SITE Working Paper No. 1, 2009
Early vs. Late in Aid Partnerships
and Implications for Tackling Aid
Stockholm Institute of Transition Economics
Stockholm School of Economics
Sveavägen 65, P.O. Box 6501
SE – 113 83 Stockholm
Early vs. Late in Aid Partnerships and
Implications for Tackling Aid Fragmentation
Development aid donors disburse aid to many developing coun-
tries. This paper shows that whether a partnership is established
early or late matters significantly for aid quantities. Donor countries
allocate larger shares of their aid budgets to recipients that entered
early in their portfolios. This effect is large compared to variations
due to recipients’ income differences, and matters even in the long
run. Entry dates are weakly related to GDP per capita, but are in-
fluenced strongly by colonial past. On the other hand, colonial rela-
tionships explain only a small part of the observed variation in entry
dates. These findings imply that donors, while continuously increas-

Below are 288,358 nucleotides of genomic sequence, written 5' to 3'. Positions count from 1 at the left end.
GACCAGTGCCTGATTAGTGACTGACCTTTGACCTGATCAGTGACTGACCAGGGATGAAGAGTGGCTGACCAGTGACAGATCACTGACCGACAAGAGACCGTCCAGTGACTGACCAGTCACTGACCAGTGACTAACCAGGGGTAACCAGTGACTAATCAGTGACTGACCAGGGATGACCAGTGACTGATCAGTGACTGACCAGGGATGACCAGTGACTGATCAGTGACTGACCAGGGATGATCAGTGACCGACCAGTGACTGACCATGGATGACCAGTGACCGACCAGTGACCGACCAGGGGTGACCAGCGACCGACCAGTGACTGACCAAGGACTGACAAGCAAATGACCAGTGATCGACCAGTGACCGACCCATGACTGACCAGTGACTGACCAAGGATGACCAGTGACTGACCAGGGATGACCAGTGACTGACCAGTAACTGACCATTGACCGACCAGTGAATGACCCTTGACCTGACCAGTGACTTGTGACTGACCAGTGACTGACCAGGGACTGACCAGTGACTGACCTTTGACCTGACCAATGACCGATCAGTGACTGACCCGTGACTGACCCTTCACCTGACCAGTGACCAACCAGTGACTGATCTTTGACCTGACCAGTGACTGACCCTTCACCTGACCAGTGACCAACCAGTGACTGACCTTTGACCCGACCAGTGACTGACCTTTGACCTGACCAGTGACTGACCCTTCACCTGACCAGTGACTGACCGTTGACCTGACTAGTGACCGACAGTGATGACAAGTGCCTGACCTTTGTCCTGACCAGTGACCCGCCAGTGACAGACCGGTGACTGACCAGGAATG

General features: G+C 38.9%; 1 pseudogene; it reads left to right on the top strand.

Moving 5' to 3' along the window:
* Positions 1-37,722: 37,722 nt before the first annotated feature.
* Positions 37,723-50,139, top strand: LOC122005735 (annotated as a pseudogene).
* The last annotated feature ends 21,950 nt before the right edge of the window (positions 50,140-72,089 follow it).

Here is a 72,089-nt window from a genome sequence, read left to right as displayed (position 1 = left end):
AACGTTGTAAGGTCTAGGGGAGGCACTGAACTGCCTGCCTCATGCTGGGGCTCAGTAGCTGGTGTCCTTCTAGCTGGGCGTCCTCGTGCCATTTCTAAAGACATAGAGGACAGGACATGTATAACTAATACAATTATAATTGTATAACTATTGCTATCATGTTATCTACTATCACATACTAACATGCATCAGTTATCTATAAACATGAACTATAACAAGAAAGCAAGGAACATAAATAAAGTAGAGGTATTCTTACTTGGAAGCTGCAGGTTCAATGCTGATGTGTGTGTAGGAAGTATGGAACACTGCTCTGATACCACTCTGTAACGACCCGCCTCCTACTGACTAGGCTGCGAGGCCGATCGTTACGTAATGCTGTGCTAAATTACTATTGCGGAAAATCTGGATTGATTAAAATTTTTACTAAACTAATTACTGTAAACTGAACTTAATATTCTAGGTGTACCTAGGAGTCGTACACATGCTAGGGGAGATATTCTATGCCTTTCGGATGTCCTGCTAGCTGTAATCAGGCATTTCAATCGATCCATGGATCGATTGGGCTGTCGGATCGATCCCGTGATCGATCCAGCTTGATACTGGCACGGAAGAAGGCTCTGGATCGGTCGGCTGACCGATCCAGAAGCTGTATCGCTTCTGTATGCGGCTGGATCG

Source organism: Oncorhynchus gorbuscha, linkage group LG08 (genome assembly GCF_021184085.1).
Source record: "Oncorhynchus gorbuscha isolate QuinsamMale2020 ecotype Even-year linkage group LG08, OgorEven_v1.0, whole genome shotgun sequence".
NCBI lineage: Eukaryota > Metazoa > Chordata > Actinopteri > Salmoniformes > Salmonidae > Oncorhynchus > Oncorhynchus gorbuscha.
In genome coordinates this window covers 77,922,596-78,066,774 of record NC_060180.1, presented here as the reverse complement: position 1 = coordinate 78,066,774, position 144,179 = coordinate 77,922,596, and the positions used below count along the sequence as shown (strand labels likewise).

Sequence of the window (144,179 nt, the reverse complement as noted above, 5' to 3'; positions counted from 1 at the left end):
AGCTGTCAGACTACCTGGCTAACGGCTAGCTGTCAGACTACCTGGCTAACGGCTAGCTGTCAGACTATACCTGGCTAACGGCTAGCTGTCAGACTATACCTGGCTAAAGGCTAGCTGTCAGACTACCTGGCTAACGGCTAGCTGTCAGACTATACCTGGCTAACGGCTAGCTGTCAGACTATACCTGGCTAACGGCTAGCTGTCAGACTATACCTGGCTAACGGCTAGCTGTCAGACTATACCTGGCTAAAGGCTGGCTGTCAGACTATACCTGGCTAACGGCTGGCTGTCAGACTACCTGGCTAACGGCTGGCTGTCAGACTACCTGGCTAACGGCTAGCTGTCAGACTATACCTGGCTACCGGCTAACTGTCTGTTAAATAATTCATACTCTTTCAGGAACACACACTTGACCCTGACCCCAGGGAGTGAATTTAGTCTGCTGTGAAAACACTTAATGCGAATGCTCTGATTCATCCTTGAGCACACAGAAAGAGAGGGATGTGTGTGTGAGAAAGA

ing their number of recipients, have allocated smaller aid quantities
to new partnerships. This has direct consequences for aid fragmen-
tation, with many donors disbursing small amounts to a recipient. I
study a simple reform that eliminates “small” partnerships, but leaves
unaffected donor aid budgets and developing countries receipts. The
reform reshuffles only about 20 percent of all the aid disbursed in a
year but drastically reduces fragmentation.
JEL Codes: F35, O19.
Keywords: Aid, Fragmentation.
∗SITE, SSE, P.O. Box 6501, SE-11383 Stockholm, Sweden.
Developed countries have been disbursing foreign aid to developing countries
for many years. Yet little is known about how aid partnerships evolve over
time, whether or how donors shift priorities, or whether they keep a small
core set of partners, or reach out to new partnerships as their a